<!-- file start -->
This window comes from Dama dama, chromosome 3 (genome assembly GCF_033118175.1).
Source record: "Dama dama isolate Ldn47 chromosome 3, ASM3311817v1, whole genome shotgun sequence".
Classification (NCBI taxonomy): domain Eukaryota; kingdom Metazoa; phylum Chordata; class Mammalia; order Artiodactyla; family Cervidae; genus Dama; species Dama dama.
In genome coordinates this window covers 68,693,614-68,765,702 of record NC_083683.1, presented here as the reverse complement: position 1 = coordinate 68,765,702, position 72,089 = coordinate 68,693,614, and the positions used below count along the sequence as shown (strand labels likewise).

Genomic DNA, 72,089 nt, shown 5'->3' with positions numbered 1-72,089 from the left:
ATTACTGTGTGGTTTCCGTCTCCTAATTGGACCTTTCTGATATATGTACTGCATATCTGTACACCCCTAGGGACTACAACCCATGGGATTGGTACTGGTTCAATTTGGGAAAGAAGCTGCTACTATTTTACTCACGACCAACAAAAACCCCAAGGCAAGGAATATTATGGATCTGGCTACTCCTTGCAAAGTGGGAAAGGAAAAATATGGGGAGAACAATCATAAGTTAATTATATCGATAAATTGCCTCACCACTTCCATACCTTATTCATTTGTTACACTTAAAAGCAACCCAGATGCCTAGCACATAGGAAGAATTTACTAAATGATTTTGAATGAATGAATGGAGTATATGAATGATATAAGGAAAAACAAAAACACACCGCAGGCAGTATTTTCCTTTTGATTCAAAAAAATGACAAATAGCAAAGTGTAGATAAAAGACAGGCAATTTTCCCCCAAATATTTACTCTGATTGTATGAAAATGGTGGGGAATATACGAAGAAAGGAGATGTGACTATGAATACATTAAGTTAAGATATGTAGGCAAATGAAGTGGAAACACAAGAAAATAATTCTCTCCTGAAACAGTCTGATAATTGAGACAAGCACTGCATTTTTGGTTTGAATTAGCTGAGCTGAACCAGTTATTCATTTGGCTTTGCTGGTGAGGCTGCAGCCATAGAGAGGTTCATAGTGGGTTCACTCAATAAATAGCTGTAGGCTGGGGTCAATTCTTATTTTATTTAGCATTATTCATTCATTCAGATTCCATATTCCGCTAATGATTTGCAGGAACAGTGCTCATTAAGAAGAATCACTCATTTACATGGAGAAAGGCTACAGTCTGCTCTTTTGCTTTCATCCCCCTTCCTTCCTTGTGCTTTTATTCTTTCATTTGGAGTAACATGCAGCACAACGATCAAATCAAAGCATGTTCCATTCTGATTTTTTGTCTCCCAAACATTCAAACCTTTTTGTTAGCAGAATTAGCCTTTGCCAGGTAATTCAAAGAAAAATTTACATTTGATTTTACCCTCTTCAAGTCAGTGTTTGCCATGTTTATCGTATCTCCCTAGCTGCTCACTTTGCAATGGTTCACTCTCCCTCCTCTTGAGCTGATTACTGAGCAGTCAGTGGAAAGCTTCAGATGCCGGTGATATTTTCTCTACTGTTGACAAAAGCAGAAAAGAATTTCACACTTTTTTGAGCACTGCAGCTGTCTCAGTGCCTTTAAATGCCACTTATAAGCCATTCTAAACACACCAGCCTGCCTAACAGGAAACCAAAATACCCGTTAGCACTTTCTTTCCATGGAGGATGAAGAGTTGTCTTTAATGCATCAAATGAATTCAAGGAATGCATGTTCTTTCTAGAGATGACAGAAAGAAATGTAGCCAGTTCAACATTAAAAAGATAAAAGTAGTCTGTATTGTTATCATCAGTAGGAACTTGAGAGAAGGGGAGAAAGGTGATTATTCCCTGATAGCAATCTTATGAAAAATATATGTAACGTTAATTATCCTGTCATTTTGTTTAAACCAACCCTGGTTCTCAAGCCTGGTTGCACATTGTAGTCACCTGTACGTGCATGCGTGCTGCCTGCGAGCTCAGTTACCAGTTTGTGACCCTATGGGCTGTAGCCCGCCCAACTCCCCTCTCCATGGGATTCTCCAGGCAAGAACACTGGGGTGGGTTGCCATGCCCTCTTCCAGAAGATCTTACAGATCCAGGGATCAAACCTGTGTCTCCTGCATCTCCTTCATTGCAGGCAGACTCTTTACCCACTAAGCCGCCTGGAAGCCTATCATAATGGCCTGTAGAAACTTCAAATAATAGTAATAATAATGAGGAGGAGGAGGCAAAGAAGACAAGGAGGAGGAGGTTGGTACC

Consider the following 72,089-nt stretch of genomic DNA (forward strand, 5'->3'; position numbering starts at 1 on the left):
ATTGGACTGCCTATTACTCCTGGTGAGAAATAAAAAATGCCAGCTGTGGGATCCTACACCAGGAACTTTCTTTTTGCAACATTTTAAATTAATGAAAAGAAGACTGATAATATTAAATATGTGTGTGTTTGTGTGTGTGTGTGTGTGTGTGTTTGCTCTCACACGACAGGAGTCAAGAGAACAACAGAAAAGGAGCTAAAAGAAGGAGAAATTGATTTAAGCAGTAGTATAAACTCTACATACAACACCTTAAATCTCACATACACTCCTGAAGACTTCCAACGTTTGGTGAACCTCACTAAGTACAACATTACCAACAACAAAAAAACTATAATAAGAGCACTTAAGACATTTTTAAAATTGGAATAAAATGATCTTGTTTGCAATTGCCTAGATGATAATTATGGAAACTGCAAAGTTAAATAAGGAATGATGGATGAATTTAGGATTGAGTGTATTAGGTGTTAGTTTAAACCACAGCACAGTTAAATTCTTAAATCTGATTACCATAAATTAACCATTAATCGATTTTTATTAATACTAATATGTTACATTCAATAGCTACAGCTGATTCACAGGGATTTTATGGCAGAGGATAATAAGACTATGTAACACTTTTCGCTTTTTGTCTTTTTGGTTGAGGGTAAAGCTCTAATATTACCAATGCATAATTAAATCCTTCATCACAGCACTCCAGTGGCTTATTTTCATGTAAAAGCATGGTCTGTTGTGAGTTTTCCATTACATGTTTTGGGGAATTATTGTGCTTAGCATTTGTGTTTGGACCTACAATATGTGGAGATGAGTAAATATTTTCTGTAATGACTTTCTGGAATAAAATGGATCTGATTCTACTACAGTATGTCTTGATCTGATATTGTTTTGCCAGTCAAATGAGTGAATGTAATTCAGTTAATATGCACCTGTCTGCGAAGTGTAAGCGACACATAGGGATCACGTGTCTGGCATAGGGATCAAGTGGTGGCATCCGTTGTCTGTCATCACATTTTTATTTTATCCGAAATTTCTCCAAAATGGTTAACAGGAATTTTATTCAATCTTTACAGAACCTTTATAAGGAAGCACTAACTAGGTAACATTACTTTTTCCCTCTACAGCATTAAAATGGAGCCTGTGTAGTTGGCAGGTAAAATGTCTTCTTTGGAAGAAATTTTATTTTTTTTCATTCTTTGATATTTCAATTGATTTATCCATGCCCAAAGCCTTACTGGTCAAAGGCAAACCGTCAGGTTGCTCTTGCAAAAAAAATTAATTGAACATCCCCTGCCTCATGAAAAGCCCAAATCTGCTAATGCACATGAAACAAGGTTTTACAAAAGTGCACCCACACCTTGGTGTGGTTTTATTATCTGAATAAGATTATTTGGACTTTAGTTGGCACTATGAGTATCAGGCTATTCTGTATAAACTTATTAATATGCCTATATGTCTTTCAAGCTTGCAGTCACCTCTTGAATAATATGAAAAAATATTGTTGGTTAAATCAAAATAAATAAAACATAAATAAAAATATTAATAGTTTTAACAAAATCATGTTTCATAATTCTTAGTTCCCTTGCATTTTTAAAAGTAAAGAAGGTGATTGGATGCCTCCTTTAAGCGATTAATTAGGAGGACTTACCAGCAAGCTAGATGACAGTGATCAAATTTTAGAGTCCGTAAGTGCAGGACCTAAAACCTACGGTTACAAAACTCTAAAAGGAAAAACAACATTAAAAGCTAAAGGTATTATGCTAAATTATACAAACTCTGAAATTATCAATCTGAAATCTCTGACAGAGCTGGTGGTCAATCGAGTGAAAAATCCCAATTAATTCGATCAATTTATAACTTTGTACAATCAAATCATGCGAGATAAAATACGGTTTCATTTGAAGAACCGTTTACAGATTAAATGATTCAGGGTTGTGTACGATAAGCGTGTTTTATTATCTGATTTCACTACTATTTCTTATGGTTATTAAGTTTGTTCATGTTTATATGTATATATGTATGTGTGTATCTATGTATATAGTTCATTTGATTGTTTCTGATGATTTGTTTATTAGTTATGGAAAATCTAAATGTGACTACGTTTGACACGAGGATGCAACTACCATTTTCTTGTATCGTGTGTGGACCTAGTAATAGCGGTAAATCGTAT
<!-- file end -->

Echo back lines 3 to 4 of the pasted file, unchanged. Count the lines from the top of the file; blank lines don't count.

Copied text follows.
Classification (NCBI taxonomy): domain Eukaryota; kingdom Metazoa; phylum Chordata; class Mammalia; order Artiodactyla; family Cervidae; genus Dama; species Dama dama.
In genome coordinates this window covers 68,693,614-68,765,702 of record NC_083683.1, presented here as the reverse complement: position 1 = coordinate 68,765,702, position 72,089 = coordinate 68,693,614, and the positions used below count along the sequence as shown (strand labels likewise).